How Scholars of the Islamic Golden Age Saved Ancient Greek Knowledge

The Islamic Golden Age was a period during which science, literature, geometry, astronomy, and other fields of knowledge flourished from the eighth to the thirteenth century

Scholars at libraries across the Arab world, particularly in the House of Wisdom, translated and preserved ancient Greek knowledge during the Golden Age of Islam. Painting of scholars in an Abbasid library by Yahya al-Wasiti, 1237. Credit: Public Domain/greekreporter.com

Without the scholars of this period, who translated the works of the Ancient Greeks, it is likely that much of ancient knowledge would have been lost.

Algebra, which comes from an Arabic word, was developed during the period, and we owe our numerals to Arabic scholars. Doctors made advances in the diagnosis of cancer and even performed complex surgeries during that period.

Countless stars were discovered and astronomical theories were developed by scholars during the Islamic Golden Age, as well.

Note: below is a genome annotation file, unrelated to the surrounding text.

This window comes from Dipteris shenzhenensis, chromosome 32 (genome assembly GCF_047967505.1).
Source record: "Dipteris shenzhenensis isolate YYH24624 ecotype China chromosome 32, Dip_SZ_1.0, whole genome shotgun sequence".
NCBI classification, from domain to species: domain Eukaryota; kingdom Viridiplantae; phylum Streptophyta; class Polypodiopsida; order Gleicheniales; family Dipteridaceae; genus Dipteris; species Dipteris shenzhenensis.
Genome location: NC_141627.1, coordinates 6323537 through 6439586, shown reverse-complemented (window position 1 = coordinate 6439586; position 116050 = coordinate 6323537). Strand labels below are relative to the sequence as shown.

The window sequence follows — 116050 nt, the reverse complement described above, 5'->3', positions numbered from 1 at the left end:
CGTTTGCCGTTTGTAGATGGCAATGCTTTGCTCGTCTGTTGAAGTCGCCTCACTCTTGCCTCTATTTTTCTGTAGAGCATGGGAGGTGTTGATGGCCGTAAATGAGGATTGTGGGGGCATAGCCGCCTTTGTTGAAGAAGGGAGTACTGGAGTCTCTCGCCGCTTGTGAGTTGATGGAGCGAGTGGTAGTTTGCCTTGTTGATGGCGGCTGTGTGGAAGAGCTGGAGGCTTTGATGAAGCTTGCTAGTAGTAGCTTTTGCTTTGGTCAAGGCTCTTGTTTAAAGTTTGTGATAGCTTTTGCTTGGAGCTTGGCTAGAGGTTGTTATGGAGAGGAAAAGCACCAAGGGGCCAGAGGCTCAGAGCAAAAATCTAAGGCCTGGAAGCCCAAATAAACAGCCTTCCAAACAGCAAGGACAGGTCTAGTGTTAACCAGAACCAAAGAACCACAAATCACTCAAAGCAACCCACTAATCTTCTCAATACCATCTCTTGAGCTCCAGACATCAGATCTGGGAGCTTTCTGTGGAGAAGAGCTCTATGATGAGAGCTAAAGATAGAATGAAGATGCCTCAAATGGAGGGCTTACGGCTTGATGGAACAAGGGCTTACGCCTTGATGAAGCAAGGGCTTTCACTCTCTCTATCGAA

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The cultural, scientific, and political growth during the Islamic Golden Age was noted throughout the Muslim world, which stretched from Central Asia, the Middle East, across North Africa, and all the way to Spain.

Yet, the most prominent city during the period was Baghdad in modern-day Iraq, where the House of Wisdom was established by Abbasid Caliph Harun al-Rashid in the late eighth century.

Scholars at libraries across the Arab world, particularly in the House of Wisdom, translated and preserved ancient Greek knowledge during the Golden Age of Islam. Painting of scholars in an Abbasid library by Yahya al-Wasiti, 1237. Credit: Public Domain/greekreporter.com

Baghdad was the center of knowledge, progress

As Baghdad was the largest city in the Islamic world at the time and the center of culture and trade, scholars from across the globe journeyed there to study, learn, and write at the House of Wisdom.